Sign in or sign up

No Bunnings account? Sign up

Project list

Sign in to your account

Living room with walls painted in white. 


For the best results when painting a room, take the time to prepare the surfaces thoroughly. Then choose the right type of paint for the area.

Safety tip: Always wear the appropriate safety equipment (safety glasses and a mask, for example) and always follow the instructions for the product or equipment.


1Select your paint

There are different types of paint for different applications. As a general rule, use water-based paints for walls and ceilings, and oil- or water-based enamel for trims, architraves and doors. Oil- and water-based paints are easier to clean and tougher for high-traffic surfaces.

For the ceiling, use specialised ceiling paint. The formula is thicker to avoid dripping. It tends to be flat and doesn’t reflect the light, which helps to avoid showing imperfections.

A litre of paint will usually cover approximately 16 square metres, but if the surface is porous or textured, you may need to allow up to 20 percent more for similar coverage. Check the paint tin for coverage advice and use an online paint calculator to work out how much you’ll need for your room.

A man stirs paint in a tin.

2Protect the room with a drop sheet and painter's tape

Tape up any hardware and fixtures to protect them from drips (power points and switches, light fittings, architraves, skirting boards and other trim, for example).

Protect the floor from spills with a drop sheet, making sure you have covered the area completely.

A man taping skirting and adjusting a drop sheet.

3Prepare the wall

Clean the surface with sugar soap wipes, then use a premixed filler to smooth over cracks and holes. Leave to dry. Smooth over the filler and around the edges with a hand sander and 120-grit abrasive paper. (Always wear a dust mask and safety glasses when sanding.) Brush down the surfaces with a soft-bristled broom to remove all dust.

A man prepares a wall for paint with a soft-bristled broom.

4Apply an undercoat

If you’re working on new walls, if you’ve repaired scuffs or marks, or if you’re painting over a darker colour, use a three-in-one primer, sealer and undercoat on the walls first.

A man uses a paint roller on an extension pole to apply primer to an interior wall.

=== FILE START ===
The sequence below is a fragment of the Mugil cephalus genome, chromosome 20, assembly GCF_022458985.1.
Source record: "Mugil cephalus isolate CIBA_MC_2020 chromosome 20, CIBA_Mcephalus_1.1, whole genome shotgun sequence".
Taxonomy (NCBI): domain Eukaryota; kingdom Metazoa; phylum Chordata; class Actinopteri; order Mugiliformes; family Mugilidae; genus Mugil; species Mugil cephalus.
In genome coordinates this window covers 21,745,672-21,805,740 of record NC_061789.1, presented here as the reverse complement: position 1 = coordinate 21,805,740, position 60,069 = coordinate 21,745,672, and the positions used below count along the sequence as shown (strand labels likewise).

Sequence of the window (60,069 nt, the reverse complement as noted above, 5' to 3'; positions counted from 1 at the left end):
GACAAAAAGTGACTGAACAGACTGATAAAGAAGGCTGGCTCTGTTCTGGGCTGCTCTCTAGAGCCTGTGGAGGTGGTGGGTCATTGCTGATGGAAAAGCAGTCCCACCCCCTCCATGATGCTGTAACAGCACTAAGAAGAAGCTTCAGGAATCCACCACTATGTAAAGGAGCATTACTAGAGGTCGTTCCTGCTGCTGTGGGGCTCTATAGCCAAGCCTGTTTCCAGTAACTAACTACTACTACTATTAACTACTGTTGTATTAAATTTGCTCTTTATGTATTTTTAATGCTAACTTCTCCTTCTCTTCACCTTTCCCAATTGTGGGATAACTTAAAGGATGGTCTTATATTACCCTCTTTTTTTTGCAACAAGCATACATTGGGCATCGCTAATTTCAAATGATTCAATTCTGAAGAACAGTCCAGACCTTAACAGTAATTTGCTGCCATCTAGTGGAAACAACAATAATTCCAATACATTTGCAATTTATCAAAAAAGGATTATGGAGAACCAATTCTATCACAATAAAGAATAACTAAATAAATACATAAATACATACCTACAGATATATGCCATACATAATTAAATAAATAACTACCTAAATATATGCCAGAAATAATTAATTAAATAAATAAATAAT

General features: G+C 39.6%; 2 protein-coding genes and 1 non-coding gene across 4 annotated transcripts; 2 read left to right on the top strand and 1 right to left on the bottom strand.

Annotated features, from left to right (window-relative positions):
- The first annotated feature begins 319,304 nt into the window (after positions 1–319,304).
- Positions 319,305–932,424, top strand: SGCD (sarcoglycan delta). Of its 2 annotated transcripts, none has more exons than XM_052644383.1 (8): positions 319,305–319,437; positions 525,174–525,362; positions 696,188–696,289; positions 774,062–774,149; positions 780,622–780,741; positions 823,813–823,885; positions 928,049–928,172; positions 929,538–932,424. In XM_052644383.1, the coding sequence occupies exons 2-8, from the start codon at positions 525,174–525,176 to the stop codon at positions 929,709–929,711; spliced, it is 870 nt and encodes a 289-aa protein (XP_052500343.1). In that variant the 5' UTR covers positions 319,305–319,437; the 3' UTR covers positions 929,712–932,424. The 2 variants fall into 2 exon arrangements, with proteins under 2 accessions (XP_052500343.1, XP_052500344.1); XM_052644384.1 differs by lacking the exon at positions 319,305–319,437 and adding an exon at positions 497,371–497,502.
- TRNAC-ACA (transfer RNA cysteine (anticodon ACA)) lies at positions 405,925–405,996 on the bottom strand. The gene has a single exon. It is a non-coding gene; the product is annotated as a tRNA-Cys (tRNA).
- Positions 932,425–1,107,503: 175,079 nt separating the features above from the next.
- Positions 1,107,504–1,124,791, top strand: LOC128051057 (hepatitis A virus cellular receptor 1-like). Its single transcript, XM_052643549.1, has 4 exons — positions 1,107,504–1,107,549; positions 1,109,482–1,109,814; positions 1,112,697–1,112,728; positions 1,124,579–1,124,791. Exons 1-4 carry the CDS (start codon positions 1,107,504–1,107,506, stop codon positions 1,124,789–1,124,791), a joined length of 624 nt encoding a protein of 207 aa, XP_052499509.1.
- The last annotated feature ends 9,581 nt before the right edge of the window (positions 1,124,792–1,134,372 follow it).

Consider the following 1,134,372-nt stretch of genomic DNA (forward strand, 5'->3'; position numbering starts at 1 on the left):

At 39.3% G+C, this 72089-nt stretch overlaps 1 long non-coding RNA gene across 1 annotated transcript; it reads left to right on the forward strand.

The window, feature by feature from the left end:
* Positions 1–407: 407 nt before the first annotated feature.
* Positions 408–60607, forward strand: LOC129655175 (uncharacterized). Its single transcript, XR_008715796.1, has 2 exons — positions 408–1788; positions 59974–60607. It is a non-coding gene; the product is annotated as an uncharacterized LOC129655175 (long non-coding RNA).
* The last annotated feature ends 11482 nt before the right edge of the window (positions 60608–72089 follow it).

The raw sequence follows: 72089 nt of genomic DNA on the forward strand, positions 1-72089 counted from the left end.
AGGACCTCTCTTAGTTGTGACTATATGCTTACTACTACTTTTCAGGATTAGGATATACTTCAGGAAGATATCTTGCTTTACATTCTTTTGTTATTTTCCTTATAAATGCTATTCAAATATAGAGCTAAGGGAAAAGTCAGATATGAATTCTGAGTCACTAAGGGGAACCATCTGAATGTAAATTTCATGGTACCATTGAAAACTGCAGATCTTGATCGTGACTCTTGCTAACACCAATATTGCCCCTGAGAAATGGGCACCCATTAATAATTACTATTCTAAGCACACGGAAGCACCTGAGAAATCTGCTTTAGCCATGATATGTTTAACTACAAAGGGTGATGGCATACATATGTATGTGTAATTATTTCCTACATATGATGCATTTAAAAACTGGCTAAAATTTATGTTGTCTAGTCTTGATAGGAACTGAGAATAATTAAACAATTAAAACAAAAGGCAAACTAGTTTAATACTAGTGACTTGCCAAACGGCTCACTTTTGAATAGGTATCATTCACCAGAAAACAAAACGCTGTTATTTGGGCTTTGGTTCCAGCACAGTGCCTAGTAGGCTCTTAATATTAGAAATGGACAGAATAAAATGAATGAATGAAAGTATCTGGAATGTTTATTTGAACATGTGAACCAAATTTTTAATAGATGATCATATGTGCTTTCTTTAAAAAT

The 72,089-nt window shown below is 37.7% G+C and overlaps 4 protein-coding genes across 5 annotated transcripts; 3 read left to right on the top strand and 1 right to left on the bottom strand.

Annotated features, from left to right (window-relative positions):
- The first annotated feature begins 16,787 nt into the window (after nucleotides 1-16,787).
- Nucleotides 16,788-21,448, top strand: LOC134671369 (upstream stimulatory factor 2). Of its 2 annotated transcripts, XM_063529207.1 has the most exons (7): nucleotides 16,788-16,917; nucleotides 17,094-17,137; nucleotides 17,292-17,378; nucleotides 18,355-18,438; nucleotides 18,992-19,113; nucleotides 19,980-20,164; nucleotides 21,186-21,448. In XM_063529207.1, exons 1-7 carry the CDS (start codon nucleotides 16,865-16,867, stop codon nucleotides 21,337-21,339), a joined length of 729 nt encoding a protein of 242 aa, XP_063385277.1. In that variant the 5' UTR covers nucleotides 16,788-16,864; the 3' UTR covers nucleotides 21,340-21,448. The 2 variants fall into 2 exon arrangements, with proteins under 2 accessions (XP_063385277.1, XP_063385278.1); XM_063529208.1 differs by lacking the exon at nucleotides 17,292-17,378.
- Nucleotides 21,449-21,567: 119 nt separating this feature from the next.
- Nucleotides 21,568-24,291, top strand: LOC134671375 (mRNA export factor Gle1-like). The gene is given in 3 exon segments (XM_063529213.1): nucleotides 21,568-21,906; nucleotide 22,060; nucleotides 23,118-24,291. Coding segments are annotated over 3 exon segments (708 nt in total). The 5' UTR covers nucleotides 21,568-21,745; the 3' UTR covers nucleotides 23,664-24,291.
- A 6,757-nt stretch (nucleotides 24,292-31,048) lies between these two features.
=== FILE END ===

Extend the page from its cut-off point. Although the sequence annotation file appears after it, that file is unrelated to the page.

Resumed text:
5Cut in

Whether applying an undercoat or a top coat, the technique is the same. Stir the paint with a paint stirrer to ensure it’s thoroughly mixed. Use an angled brush to paint around power points, switches, door or window frames, around the edges of the wall, under the cornice and into the corners. This is called cutting in. Basically, it means painting anywhere a roller can’t reach neatly or easily. Brush paint evenly along the tape and feather it outwards towards the main part of the wall.

A man standing on a ladder, cutting in a grey topcoat paint.

6Apply the top coat with a paint roller on an extension pole

Rollers are a quick way to cover large areas like walls and ceilings while avoiding leaving brushstrokes. Keep the tray on the drop cloth close to where you’re working to avoid drips. Saturate the roller by dipping into the paint and rolling out the excess on the platform of the tray.

Start rolling the wall about a roller-width out from the edge to avoid leaving a thick line of paint. Roll down to just above the cutting in along the floor and up to just below the cutting in near the ceiling, working in an M pattern to cover about a metre out from the edge.

Reload the roller and paint the next one-metre wide area in the same way. Leave the wall to dry thoroughly, and then apply another coat.

Between coats, cover the paint tray with plastic wrap and keep the roller sealed by wrapping it in a plastic bag to prevent the paint from drying on your paint roller.

 A man rolling a grey topcoat paint onto an interior wall.]

7Peel off the tape

Take off the painter’s tape as soon as you’ve finished. If you leave it until the paint is completely dry, it can lift the fresh paint. To remove the tape, hold the end and peel it away from the wall at a 45° angle to prevent smudging.

A man peels off painters’ tape.

8First time painting an interior wall?

To ensure professional results, follow our step-by-step guide to preparing a wall for paint.


Photo Credit: Michelle Holden

Suggested products

More D.I.Y. Advice

Health & Safety

Asbestos, lead-based paints and copper chromium arsenic (CCA) treated timber are health hazards you need to look out for when renovating older homes. These substances can easily be disturbed when renovating and exposure to them can cause a range of life-threatening diseases and conditions including cancer. For information on the dangers of asbestos, lead-based paint and CCA treated timber and tips for dealing with these materials contact your local council's Environmental Health Officer or visit our Health & Safety page.

When following our advice in our D.I.Y. videos, make sure you use all equipment, including PPE, safely by following the manufacturer’s instructions. Check that the equipment is suitable for the task and that PPE fits properly. If you are unsure, hire an expert to do the job or talk to a Bunnings Team Member.